Saturday, 29 August 2009

Lighter than air: mechanical inspirations

A short while ago I wrote a blog entry on various ways of heavier than air flight. I was amazed to find that the quest to develop tiny mechanical flying machines had generated many intriguing modes of flying, which could be used as the inspiration for speculative life forms. Engineers often lend their ideas from nature, so perhaps the opposite can be done, too. Today, let's have a similar look at lighter than air flight.

I like to use the word 'ballont' as a general term for lighter than air flying forms, and have devoted some attention to ballonts previously, once while discussing Edd Cartier's work, and once in more general terms. Ballonts are generally large; how large they have to be depends largely on the density of the gas they are flying or floating in. The denser the external gas is, and the lighter the gas inside the ballont is, the more you can lift. It is therefore no wonder that most science fiction authors who come up with ballonts drop them in very heavy atmospheres, such as in gas giants. The more I think about it, the more I am convinced that I cannot really get away with ballonts on Furaha. I have made the atmosphere denser than on earth, but it still is no Venus. In the end I will probably have to restrict ballooning lifeforms to small balloons for seed dispersal, and write off the truly large beings altogether. A shame, but what can you do? The laws of physics yield for no one.

Anyway, back to ballonts. My inventions were rather passive, in contrast to the inventions of other inventors, who did not hesitate to turn their creations into actively moving animals. There are even active predators out there. The reason mine were designed as relatively passive animals was that I always worried about the balance between lifting capacity and 'cargo weight'. The 'zeppeloon' on the Furaha site is a good example. In this context, any part of the animal that does not contribute to lifting capacity is cargo: eyes, jaws, a brain, a gut, flippers and muscles to move those flippers. The fewer of those you have, the more likely you can get away with a ballooning design. Besides, how believable are flippers anyway: wouldn't they need to be incredibly powerful to fly against the wind?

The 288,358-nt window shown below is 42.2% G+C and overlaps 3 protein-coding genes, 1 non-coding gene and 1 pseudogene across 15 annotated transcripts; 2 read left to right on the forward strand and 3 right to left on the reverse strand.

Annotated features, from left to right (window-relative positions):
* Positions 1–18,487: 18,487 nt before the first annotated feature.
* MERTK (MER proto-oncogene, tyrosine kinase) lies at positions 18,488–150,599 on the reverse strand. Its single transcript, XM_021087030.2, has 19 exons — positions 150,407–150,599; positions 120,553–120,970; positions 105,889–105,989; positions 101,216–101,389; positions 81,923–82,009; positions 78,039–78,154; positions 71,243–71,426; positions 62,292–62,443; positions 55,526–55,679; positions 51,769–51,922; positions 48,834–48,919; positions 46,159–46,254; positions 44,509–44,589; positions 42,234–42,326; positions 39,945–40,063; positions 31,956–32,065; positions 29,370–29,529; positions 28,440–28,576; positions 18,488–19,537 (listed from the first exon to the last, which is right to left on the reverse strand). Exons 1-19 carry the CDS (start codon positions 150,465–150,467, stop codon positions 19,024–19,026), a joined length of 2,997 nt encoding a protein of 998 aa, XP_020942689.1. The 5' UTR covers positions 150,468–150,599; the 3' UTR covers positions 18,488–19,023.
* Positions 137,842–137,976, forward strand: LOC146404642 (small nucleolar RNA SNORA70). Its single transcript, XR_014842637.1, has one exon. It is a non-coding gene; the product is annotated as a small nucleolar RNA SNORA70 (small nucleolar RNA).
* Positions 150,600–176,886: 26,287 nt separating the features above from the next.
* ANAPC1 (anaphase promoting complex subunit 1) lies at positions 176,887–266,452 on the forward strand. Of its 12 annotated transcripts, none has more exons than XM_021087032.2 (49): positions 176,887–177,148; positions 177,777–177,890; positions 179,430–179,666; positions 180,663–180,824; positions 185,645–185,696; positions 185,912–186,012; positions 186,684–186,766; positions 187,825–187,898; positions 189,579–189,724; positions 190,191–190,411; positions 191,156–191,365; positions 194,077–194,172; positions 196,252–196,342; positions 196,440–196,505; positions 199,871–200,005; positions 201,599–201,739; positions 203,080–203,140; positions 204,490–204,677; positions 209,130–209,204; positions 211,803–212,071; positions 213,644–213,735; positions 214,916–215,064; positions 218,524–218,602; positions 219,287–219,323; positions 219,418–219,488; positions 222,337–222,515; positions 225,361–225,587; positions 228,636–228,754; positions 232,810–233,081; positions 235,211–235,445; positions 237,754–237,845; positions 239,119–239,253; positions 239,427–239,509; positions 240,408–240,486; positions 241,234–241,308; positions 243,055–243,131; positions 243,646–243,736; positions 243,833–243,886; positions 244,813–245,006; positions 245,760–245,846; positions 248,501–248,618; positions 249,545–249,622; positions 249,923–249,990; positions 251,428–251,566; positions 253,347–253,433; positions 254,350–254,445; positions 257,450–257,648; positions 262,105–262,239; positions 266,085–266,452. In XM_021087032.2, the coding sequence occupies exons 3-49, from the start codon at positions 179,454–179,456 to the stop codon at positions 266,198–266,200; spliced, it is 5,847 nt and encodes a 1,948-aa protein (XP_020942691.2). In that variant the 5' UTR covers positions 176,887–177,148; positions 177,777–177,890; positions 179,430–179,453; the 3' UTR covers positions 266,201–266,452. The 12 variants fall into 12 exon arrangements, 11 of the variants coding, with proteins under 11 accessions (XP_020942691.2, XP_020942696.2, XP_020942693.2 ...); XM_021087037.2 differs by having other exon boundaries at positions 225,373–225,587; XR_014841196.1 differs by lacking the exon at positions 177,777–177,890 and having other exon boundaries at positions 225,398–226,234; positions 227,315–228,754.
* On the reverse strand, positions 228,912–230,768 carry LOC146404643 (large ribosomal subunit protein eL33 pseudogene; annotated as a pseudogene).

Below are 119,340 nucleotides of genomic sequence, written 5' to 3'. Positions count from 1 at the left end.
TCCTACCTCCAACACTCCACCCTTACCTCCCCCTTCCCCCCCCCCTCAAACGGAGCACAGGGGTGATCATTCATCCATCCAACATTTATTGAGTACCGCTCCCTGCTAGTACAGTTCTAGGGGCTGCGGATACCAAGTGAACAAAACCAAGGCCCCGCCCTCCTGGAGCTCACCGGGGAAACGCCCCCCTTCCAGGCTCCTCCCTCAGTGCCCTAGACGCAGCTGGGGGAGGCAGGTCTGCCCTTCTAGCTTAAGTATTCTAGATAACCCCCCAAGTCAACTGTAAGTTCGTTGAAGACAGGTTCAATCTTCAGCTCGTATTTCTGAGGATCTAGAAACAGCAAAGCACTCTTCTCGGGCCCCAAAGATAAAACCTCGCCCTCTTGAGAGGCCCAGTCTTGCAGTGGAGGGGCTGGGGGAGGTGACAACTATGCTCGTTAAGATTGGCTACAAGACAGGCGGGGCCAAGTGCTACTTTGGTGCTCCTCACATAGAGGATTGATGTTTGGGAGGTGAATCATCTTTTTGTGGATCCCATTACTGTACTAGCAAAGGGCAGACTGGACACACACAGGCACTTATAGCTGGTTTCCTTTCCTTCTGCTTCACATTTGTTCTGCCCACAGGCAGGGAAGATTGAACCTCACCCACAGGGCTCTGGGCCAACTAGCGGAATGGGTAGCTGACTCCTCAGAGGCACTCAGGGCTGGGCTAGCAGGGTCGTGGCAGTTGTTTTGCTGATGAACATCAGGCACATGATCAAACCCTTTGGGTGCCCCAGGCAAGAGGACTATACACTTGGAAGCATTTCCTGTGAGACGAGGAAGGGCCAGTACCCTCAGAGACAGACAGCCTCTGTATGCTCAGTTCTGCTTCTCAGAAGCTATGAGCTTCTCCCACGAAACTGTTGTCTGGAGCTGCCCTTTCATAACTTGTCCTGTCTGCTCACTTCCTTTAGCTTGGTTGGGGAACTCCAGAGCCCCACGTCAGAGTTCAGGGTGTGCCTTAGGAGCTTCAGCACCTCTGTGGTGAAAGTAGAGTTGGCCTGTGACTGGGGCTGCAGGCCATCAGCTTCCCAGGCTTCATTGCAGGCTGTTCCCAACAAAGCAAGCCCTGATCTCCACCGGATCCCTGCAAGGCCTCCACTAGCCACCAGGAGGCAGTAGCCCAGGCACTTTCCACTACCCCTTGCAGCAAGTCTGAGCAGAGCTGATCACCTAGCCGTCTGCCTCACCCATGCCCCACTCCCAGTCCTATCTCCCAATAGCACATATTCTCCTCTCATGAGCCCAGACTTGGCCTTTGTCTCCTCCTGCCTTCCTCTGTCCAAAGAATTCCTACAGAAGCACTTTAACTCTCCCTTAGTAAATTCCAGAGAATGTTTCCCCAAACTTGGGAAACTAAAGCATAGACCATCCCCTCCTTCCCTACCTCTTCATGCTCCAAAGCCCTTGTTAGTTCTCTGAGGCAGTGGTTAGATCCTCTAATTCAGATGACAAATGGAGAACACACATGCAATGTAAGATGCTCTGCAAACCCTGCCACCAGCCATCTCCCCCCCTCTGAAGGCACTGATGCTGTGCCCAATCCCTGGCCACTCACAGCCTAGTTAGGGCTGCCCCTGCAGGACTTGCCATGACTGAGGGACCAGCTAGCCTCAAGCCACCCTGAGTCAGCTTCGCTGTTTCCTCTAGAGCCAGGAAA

Those of my colleagues who design actively moving ballonts seem to prefer manta-like shapes, to the extent that a ballooning manta is now more or less the staple image of science fiction. Man-made balloons use propellors and the like for propulsion, making use of the one invention that is taboo in biomechanics: true rotation. So are there no mechanical manta-like balloons?


As the above video proves, there is one! The German firm Festo seems to revel in amazing biomechanical wonders, and they could not resist making a flying manta balloon. Here is their website. Just click on the various entries saying 'Projekte' to find more gems. Amazing, isn't it? This thing is really flying inside a building, which makes you think that perhaps I am too critical about ballonts: if this thing can fly on earth, couldn't a ballont fly on a terrestrial planet as well? I wonder... But what would a breeze of wind do to it?

The next question is why all my fellow 'exocreators' settled on the manta shape. After all, among swimming lifeform it is not exactly the most common design. In fact, manta shapes form a definite minority. Fishes and squid are the norm in Earth's oceans. So can balloons be propelled in such a way that they resemble the most likely shape, that of a fish?


And once more the answer is yes... This particular film was not derived from Festo, but found on YouTube; here it is on the YouTube site. Once we're at it, some animals swim with flippers. Can you have a balloon propelled by flippers?

Yes, you can, and Festo did it, with their 'air penguin'.

And an 'air jellyfish'? No problem for the people at Festo.

Enough for today, I should think. My conclusion is that there is no need to shape ballonts as manta's. I rather like the 'air jellyfish' design. For those who want yet more, there is an intriguing clip on YouTube showing a balloon lifting a young woman strapped underneath. She moves about with wings attached to her arms in a hangar. As the commentary rightly says, what would happen in a breeze? I guess that the rather neat idea illustrates the limits of ballooning on a terrestrial world...

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